With the aid of locally-produced and highly-resilient materials, Misho + Associates (M+A) have created a comfortable Tasmanian home that stands in defiance of its salty, damp and windy location. What’s more, the architects have also subdued the presence of the robust shelter by adopting some of the themes and geometries of the delicate Japanese chashitsu (tea house).
Premaydena House is located on Tasmania’s Tasman Peninsula, well-known for its mild temperatures and bustling salt-filled winds. Smack-bang in the middle of the path of the roaring forties and with average temperatures of 16-19 degrees in summer and 11-12 degrees in winter, the Tasman Peninsula has the type of climate that calls for well-insulated houses constructed from resilient materials.
To address these climatic issues, M+A surrounded the living core of the 76sqm house with an operable exterior shell of highly visible, red and orange exterior panels. The shell and core are separated by a breezeway and essential create a double skinned façade of extremely robust materials or what M+A call ‘a box within a box’.
Premaydena House boasts an insulation rating of R8 that’s bolstered by aluminium double-glazed windows, 2000mm eaves and optimized solar orientation. Photography by Peter Whyte.
The darker red steel panels on the exterior of the house designate entry points, and slide open like the screens of chashitsu to reveal a two-stage, private core. The private core also encloses a veranda which completely wraps around the internal box to reject summer sun, wind and salt moisture.
The exterior shell open and closed. Photography by Peter Whyte.
The inner modules comprise two separate cubes or ‘boxes besides a box’, one containing an open-plan living area and the other housing the two bedrooms, as requested by the clients. Large south-facing clerestory windows shed natural light and cooling breezes into the interior, even when the exterior panels are closed.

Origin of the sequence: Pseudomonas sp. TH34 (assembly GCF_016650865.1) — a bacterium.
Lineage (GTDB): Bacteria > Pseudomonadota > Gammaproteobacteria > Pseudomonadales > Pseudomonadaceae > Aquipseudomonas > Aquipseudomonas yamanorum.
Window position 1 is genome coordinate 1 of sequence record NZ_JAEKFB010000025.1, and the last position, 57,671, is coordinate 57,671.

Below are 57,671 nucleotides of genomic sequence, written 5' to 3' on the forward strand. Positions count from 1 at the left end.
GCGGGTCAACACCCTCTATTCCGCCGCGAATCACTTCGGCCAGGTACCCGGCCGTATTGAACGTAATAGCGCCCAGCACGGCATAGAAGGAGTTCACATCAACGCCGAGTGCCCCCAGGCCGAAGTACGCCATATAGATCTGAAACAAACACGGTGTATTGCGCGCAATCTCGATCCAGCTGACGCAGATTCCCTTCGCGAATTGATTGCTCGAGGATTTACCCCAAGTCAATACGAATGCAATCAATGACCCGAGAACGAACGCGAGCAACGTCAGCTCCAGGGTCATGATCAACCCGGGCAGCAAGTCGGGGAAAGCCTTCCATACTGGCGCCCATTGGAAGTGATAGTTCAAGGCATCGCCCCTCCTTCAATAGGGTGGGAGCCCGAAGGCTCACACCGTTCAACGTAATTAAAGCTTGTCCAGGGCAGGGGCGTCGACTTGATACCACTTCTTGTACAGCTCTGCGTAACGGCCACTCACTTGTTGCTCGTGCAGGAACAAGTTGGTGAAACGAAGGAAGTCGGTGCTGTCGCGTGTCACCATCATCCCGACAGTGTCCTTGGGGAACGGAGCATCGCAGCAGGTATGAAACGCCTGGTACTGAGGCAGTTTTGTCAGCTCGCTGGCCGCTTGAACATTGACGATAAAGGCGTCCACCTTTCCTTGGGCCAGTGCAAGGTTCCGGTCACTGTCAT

The boxes within and beside each other provide a simple, yet highly successful planning system. Areas can be easily closed off if unused and light is gained passively, even when the external panels are closed on a bright but windy day, by a set of broad clerestory windows, on the long axis. Photography by Peter Whyte.
As a result of the double façade comprising steel and local plantation-grown timber, the Premaydena House boasts an insulation rating of R8 that’s bolstered by aluminium double-glazed windows, 2000mm eaves and optimized solar orientation.
To add to is sustainability and self-sufficiency, the architect included three 10,000 litre water tanks and an Envirocycle water system that irrigates re-vegetation planting around the house. A solar tube hot water system and LED lights were also installed to minimise maintenance and energy costs.
The design of Premaydena House emulates the architect’s own home in Huon Valley, Tasmania where he says the idea behind the modules or ‘boxes’ has “allowed me to experiment with ideas in a controlled environment.”
Premaydena House was completed in 2013 and was a nominee in the 2014 Tasmanian Architecture Awards in the small project category.
DOUBLE GLAZED WINDOWS
Glass Supplies Tasmania
TIMBER SLIDING DOORS/WINDOWS
Tasman Windows and Joinery
Carter Holt Harvey, ECOply
Bradford Insulation (CSR)
HOT WATER SYSTEM
STAINLESS STEEL GUTTER
Hill Sheet Metal Pty Ltd